Overview: As a matter of law, preemployment drug testing generally is permitted. As a result, some employers test job applicants for substance abuse because such use may impair job performance, increase absenteeism and create safety hazards.
Employers must administer their drug testing programs in a uniform manner to avoid the risk of a discrimination lawsuit. They also must confirm the accuracy of any drug tests, including having chain-of-custody procedures and tampering safeguards in place. In addition, any applicable state drug testing laws must be followed.
There is a key distinction between drug tests and alcohol tests under the Americans with Disabilities Act (ADA). The ADA does not consider drug tests to be medical examinations so they may be administered even before a conditional job offer is made. In contrast, alcohol testing should only take place after an employment offer has been extended that is conditioned on passing a medical exam, and if it is job-related.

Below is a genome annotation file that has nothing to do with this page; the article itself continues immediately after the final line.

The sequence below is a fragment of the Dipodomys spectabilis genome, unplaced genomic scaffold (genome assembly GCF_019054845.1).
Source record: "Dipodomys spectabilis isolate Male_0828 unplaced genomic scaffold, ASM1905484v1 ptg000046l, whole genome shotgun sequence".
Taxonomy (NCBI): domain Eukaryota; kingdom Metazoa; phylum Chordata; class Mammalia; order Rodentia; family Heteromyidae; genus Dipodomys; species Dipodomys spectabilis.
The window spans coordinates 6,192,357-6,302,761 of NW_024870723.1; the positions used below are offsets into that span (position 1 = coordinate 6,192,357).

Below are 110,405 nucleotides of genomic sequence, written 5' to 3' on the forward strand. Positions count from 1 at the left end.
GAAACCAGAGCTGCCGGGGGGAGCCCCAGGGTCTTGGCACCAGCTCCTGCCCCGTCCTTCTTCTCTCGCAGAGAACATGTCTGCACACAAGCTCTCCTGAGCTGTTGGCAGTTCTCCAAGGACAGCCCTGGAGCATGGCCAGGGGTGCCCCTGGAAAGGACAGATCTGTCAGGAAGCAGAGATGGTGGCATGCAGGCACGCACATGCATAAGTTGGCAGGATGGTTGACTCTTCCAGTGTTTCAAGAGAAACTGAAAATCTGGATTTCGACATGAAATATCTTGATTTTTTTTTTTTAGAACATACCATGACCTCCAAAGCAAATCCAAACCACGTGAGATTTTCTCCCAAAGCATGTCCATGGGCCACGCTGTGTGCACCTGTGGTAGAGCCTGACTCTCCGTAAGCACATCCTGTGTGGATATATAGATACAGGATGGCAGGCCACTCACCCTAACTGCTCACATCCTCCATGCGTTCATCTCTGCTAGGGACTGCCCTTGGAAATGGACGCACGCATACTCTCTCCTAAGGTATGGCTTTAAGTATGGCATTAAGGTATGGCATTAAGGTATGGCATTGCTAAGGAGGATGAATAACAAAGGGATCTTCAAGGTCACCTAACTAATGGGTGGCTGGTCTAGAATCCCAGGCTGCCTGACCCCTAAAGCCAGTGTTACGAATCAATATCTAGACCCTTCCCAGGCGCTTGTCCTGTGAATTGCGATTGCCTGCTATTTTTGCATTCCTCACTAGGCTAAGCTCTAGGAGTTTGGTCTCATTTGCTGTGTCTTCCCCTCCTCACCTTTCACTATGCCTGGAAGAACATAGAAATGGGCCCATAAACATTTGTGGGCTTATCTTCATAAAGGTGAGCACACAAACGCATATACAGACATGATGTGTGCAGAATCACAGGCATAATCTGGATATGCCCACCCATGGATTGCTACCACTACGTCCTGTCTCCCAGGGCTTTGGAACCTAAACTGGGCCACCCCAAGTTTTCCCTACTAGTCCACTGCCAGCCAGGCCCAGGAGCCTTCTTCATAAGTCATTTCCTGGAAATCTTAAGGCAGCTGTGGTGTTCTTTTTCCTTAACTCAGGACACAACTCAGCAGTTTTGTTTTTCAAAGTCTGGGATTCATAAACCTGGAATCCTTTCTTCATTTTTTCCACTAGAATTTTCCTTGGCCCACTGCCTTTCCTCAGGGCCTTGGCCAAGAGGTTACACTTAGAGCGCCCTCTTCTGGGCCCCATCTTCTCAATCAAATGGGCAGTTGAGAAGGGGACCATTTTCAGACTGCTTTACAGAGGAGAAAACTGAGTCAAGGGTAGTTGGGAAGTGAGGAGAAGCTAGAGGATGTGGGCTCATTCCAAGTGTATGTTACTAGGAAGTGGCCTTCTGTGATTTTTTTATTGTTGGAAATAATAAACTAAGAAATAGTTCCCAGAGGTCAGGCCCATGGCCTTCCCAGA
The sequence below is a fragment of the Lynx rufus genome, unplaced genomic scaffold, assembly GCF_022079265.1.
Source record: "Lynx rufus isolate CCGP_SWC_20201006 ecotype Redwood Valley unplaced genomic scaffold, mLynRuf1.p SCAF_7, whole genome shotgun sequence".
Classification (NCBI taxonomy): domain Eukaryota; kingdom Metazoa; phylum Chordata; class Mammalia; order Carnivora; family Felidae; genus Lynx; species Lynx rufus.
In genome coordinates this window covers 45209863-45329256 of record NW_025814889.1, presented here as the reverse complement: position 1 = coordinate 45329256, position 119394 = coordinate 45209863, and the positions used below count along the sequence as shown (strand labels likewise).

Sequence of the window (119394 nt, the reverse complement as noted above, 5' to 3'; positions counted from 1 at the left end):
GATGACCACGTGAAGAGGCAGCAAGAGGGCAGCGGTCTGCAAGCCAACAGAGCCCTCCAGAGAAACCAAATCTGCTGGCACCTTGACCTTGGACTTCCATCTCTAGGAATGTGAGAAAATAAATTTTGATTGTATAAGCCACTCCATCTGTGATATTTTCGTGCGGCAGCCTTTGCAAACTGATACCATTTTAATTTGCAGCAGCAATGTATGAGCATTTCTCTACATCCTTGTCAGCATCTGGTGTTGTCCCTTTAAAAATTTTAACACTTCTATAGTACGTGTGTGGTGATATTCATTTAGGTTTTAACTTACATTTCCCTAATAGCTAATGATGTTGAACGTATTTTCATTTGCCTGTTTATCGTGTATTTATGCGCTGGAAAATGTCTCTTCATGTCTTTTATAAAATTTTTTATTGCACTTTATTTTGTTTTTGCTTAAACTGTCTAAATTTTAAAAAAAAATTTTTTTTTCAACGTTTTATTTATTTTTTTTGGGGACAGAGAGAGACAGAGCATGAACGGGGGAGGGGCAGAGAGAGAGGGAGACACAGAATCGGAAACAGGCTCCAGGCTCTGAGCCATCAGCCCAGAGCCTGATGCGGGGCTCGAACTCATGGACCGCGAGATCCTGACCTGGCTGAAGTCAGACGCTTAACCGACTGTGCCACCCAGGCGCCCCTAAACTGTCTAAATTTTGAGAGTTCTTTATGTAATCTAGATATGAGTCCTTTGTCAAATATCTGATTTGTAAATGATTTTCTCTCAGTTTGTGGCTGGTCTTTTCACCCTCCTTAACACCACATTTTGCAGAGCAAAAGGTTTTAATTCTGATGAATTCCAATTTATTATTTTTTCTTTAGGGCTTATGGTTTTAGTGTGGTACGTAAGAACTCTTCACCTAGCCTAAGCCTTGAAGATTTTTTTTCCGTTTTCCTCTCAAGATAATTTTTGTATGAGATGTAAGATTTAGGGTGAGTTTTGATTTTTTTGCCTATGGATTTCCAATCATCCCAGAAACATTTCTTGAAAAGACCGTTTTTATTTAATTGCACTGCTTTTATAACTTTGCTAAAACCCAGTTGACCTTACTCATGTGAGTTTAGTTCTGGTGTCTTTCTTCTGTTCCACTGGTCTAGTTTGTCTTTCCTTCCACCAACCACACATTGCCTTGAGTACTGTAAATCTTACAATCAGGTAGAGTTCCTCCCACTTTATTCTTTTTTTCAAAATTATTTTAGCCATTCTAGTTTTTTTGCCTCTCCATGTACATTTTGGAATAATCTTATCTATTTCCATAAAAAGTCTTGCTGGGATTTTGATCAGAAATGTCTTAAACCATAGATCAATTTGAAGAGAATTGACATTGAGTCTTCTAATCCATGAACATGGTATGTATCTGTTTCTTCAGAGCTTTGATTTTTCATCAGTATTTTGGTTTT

In unionized workplaces, the National Labor Relations Board (NLRB) has decided employers need not bargain with labor unions before drug testing job applicants because there is no economic relationship between the employer and an applicant.
Trends: The use of medical marijuana has been legalized in 23 states plus the District of Columbia. Even in these states, however, such usage generally is not a justification for a failed drug test. And, employees are still prohibited from using marijuana for medicinal purposes in the workplace.
Author: David B. Weisenfeld, JD, Legal Editor
Updated to reflect amendments to criminal screening law, effective May 26, 2017.
Updated to reflect forthcoming hair testing amendment to the state drug testing law.
This podcast examines the rapid growth of marijuana state legalization laws and what they mean for employer drug testing programs in a wide-ranging conversation with Jackson Lewis employment attorney Kathryn Russo.
It is important for an employer to know what it can and cannot do when it comes to drug and alcohol testing. XpertHR offers a number of tools and resources to help.
A Rhode Island court has held a company liable for refusing to hire a medical marijuana cardholder because she could not pass a preemployment drug test. It is a novel ruling not only in Rhode Island but nationwide.
Updated to reflect the forthcoming West Virginia Safer Workplace Act.
Updated to reflect forthcoming West Virginia Safer Workplace Act.
Updated to reflect forthcoming criminal history regulations.
Legal considerations for HR concerning drug and alcohol testing of job applicants.